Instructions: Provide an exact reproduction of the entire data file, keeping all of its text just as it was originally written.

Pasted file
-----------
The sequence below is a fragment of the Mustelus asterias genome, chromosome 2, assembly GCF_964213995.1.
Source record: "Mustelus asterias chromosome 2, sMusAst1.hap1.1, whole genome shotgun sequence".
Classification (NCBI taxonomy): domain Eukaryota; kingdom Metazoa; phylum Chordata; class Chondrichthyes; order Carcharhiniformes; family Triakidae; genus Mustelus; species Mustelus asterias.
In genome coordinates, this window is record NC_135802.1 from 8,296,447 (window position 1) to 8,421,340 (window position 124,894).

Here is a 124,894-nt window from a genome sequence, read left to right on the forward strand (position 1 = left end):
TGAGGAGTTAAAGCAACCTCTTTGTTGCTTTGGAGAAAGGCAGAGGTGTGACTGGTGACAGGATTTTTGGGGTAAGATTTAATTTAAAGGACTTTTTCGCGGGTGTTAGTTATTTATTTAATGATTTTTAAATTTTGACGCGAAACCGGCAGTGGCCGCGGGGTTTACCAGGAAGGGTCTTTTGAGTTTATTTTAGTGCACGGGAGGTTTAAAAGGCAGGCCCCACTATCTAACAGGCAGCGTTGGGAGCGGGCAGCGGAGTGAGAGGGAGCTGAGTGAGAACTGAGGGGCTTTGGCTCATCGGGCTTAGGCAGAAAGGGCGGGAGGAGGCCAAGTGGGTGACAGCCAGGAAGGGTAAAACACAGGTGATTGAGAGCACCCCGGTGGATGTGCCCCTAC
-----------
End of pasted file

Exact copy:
The sequence below is a fragment of the Mustelus asterias genome, chromosome 2, assembly GCF_964213995.1.
Source record: "Mustelus asterias chromosome 2, sMusAst1.hap1.1, whole genome shotgun sequence".
Classification (NCBI taxonomy): domain Eukaryota; kingdom Metazoa; phylum Chordata; class Chondrichthyes; order Carcharhiniformes; family Triakidae; genus Mustelus; species Mustelus asterias.
In genome coordinates, this window is record NC_135802.1 from 8,296,447 (window position 1) to 8,421,340 (window position 124,894).

Here is a 124,894-nt window from a genome sequence, read left to right on the forward strand (position 1 = left end):
TGAGGAGTTAAAGCAACCTCTTTGTTGCTTTGGAGAAAGGCAGAGGTGTGACTGGTGACAGGATTTTTGGGGTAAGATTTAATTTAAAGGACTTTTTCGCGGGTGTTAGTTATTTATTTAATGATTTTTAAATTTTGACGCGAAACCGGCAGTGGCCGCGGGGTTTACCAGGAAGGGTCTTTTGAGTTTATTTTAGTGCACGGGAGGTTTAAAAGGCAGGCCCCACTATCTAACAGGCAGCGTTGGGAGCGGGCAGCGGAGTGAGAGGGAGCTGAGTGAGAACTGAGGGGCTTTGGCTCATCGGGCTTAGGCAGAAAGGGCGGGAGGAGGCCAAGTGGGTGACAGCCAGGAAGGGTAAAACACAGGTGATTGAGAGCACCCCGGTGGATGTGCCCCTAC